Birthdays, Sauerbraten and Knödel

Sauerbraten black and white 2 Here’s another update on my rapidly dwindling days in Germany. The last of these will be spent in Berlin, because, well, I figured I’d go visit it since I’m here. However, for now that is in the future. Instead, this is what I’m up to at the moment.

I have been to not one, but two, birthday parties in the last three days. The world is aging, it would appear to be an unstoppable process. The ages being celebrated were 45 and 91. I recall a time in my life when I was partaking in 18 and 21 celebrations. I wonder if those halcyon days are forever behind me.

The first birthday party was held in a pottery shop. I expressed my doubts as to the wisdom of this, as a birthday from my understanding involves drinking, and drinking and pottery shops are not something I believe go well together. I was, however, assured that it was not that sort of party. I obviously panicked somewhat at this point. What do we mean by not that sort of party? Would there be no drink? No riotousness? No crazy falling over into pottery? It turned out that it was largely the last part of these that was the case. There was certainly plenty of drink, and delightful food, and lots of pottery to avoid falling into. I succeeded in this task, imbibed plenty of drink, and weaved onto the last train home.

The second birthday party was a more serious affair. My girlfriends grandmother had turned 91, the sort of age which everyone in the family turns up to celebrate, as there is always the worry that the next year may not be being celebrated. So multiple family members were there. Photos were taken, in which I featured. All tremendously exciting.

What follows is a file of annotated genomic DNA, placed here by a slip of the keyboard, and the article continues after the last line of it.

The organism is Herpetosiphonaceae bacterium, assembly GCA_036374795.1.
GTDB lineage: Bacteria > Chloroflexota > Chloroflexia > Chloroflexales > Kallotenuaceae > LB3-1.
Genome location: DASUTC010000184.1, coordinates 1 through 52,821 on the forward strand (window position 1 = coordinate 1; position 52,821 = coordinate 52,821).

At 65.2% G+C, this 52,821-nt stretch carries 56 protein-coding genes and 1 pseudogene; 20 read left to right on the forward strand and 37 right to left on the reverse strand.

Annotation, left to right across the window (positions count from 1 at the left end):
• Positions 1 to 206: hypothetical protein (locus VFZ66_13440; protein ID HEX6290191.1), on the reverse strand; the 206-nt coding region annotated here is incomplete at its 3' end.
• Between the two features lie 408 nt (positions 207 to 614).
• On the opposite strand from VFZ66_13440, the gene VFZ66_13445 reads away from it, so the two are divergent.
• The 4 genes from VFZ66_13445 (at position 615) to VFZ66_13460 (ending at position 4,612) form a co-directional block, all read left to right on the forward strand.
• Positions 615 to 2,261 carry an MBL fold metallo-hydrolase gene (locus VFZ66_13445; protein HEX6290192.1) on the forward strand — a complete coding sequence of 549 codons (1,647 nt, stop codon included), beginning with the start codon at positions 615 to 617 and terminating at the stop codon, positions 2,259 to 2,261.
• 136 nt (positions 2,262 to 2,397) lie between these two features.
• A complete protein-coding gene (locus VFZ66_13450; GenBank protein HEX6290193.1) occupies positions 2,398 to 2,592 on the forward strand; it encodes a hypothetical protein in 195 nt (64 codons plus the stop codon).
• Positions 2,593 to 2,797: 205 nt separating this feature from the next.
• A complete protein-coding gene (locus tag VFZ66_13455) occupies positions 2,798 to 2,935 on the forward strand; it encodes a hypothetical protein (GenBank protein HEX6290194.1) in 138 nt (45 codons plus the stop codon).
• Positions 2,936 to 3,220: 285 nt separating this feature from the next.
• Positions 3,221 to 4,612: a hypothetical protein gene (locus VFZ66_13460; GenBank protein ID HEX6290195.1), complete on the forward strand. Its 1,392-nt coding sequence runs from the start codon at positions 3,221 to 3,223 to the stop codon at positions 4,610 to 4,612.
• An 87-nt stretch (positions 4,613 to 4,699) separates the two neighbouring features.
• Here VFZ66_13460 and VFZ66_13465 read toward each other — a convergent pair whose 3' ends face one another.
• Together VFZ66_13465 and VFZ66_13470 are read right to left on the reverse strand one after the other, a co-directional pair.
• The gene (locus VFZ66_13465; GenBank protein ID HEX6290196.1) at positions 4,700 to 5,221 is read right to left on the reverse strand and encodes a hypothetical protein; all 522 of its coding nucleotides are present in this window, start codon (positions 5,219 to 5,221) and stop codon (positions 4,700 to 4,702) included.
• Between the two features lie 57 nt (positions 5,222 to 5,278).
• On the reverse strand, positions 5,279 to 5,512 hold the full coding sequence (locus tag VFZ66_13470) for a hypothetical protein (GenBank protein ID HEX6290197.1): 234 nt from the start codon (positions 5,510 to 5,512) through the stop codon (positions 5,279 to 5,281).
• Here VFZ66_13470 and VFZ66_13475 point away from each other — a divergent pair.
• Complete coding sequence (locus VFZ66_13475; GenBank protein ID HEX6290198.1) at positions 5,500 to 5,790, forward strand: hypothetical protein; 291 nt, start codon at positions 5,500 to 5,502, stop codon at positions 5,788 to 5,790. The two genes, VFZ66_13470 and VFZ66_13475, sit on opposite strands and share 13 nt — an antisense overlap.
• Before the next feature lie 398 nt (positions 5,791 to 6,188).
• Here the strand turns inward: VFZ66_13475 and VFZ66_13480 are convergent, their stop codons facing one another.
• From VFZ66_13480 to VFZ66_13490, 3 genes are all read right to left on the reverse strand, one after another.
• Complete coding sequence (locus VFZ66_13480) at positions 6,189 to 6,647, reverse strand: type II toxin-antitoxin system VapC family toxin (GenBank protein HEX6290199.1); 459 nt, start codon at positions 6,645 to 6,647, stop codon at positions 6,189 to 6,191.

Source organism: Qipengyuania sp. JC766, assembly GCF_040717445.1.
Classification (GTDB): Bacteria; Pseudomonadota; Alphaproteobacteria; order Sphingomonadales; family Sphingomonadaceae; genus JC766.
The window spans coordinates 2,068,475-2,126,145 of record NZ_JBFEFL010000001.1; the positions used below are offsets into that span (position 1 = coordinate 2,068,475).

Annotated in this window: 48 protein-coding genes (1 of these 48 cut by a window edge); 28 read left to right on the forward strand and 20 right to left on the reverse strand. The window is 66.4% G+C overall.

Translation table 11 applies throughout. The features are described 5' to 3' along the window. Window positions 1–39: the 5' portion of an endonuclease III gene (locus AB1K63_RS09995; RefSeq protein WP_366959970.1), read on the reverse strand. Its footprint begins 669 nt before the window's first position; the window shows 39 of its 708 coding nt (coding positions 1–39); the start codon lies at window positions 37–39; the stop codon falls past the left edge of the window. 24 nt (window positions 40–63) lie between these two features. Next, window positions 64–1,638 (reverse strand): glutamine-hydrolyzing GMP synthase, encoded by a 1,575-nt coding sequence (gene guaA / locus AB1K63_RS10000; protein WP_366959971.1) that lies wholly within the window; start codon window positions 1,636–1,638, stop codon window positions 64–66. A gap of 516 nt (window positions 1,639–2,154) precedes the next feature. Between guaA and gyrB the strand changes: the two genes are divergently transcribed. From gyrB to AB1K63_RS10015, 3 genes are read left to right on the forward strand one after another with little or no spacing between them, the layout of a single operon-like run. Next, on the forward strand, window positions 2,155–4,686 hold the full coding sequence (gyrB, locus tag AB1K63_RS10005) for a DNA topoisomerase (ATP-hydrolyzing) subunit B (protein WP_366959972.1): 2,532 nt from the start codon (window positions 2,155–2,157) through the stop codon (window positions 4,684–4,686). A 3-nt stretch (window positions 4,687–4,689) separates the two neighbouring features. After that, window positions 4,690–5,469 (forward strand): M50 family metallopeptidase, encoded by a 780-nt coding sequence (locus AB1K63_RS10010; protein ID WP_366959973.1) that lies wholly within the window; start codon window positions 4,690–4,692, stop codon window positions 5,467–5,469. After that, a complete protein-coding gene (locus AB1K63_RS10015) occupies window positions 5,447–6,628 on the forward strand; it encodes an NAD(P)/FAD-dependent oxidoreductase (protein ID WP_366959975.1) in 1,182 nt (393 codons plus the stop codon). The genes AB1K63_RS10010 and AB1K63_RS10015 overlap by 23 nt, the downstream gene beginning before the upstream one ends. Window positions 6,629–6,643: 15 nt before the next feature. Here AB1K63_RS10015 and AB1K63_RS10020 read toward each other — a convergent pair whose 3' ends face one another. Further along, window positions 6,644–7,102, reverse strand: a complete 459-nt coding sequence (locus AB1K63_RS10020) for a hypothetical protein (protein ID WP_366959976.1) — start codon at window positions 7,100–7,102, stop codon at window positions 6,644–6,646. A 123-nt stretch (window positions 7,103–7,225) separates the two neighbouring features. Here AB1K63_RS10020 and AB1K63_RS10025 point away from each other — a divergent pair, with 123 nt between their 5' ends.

Of course, the highlight of the evening was the trip out to dinner, where I had my first try of a classic German dish known as Sauerbraten. This literally translates as sour meat, which isn’t the most appetising sounding of dishes.

PotteryLuckily, translation isn’t always the best way to judge a meal. The meat (which can be from a variety of animals, including horse, but more commonly cow), is marinated for a few days in a sort of pickle type juice, including wine, vinegar and a variety of spices. It is then dried and cooked with the strained marinade in a pot roast, for a prolonged period of time.

The end result had a very similar texture to salt beef (a favourite of mine), with a slight tang of vinegar, and a rich gravy. It was melt in your mouth stuff, and really excellent. It was served, as is traditional, with Knödel, another German favourite. These are basically potato based dumplings made without yeast, which look innocuous enough on your plate, and but mysteriously act as weighty balls of lead in your stomach. Multiple Knödel cannot be eaten without much practice.

The whole thing was washed down with beer, and then finished off with a giant pancake thing. Healthy eating this was not. Still, grandma seemed happy, and that is presumably the idea with any birthday event.




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